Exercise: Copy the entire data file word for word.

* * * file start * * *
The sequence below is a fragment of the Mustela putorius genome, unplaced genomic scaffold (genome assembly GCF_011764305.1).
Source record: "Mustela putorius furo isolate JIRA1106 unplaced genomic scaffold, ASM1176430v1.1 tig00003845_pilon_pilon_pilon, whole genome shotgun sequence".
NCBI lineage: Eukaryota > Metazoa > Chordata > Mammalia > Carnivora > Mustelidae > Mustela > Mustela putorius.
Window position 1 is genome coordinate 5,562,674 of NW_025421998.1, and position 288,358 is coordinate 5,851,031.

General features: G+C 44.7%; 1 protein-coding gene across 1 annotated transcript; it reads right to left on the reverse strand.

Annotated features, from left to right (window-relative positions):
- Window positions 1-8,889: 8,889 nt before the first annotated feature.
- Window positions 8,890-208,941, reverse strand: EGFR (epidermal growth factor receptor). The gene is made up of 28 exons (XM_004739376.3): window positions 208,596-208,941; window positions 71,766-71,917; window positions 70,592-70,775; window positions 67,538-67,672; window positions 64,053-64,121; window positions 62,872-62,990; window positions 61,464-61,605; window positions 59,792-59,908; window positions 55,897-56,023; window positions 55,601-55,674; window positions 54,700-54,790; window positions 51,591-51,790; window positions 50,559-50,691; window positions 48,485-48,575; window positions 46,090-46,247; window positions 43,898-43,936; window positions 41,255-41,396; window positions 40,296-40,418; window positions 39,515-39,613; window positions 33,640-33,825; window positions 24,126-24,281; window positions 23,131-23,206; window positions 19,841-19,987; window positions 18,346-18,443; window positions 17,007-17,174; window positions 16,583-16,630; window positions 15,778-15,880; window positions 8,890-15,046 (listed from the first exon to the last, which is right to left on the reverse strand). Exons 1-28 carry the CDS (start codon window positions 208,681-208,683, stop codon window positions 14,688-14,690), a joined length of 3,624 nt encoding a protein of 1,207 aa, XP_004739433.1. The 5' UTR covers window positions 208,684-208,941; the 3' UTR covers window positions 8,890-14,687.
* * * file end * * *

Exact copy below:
The sequence below is a fragment of the Mustela putorius genome, unplaced genomic scaffold (genome assembly GCF_011764305.1).
Source record: "Mustela putorius furo isolate JIRA1106 unplaced genomic scaffold, ASM1176430v1.1 tig00003845_pilon_pilon_pilon, whole genome shotgun sequence".
NCBI lineage: Eukaryota > Metazoa > Chordata > Mammalia > Carnivora > Mustelidae > Mustela > Mustela putorius.
Window position 1 is genome coordinate 5,562,674 of NW_025421998.1, and position 288,358 is coordinate 5,851,031.

General features: G+C 44.7%; 1 protein-coding gene across 1 annotated transcript; it reads right to left on the reverse strand.

Annotated features, from left to right (window-relative positions):
- Window positions 1-8,889: 8,889 nt before the first annotated feature.
- Window positions 8,890-208,941, reverse strand: EGFR (epidermal growth factor receptor). The gene is made up of 28 exons (XM_004739376.3): window positions 208,596-208,941; window positions 71,766-71,917; window positions 70,592-70,775; window positions 67,538-67,672; window positions 64,053-64,121; window positions 62,872-62,990; window positions 61,464-61,605; window positions 59,792-59,908; window positions 55,897-56,023; window positions 55,601-55,674; window positions 54,700-54,790; window positions 51,591-51,790; window positions 50,559-50,691; window positions 48,485-48,575; window positions 46,090-46,247; window positions 43,898-43,936; window positions 41,255-41,396; window positions 40,296-40,418; window positions 39,515-39,613; window positions 33,640-33,825; window positions 24,126-24,281; window positions 23,131-23,206; window positions 19,841-19,987; window positions 18,346-18,443; window positions 17,007-17,174; window positions 16,583-16,630; window positions 15,778-15,880; window positions 8,890-15,046 (listed from the first exon to the last, which is right to left on the reverse strand). Exons 1-28 carry the CDS (start codon window positions 208,681-208,683, stop codon window positions 14,688-14,690), a joined length of 3,624 nt encoding a protein of 1,207 aa, XP_004739433.1. The 5' UTR covers window positions 208,684-208,941; the 3' UTR covers window positions 8,890-14,687.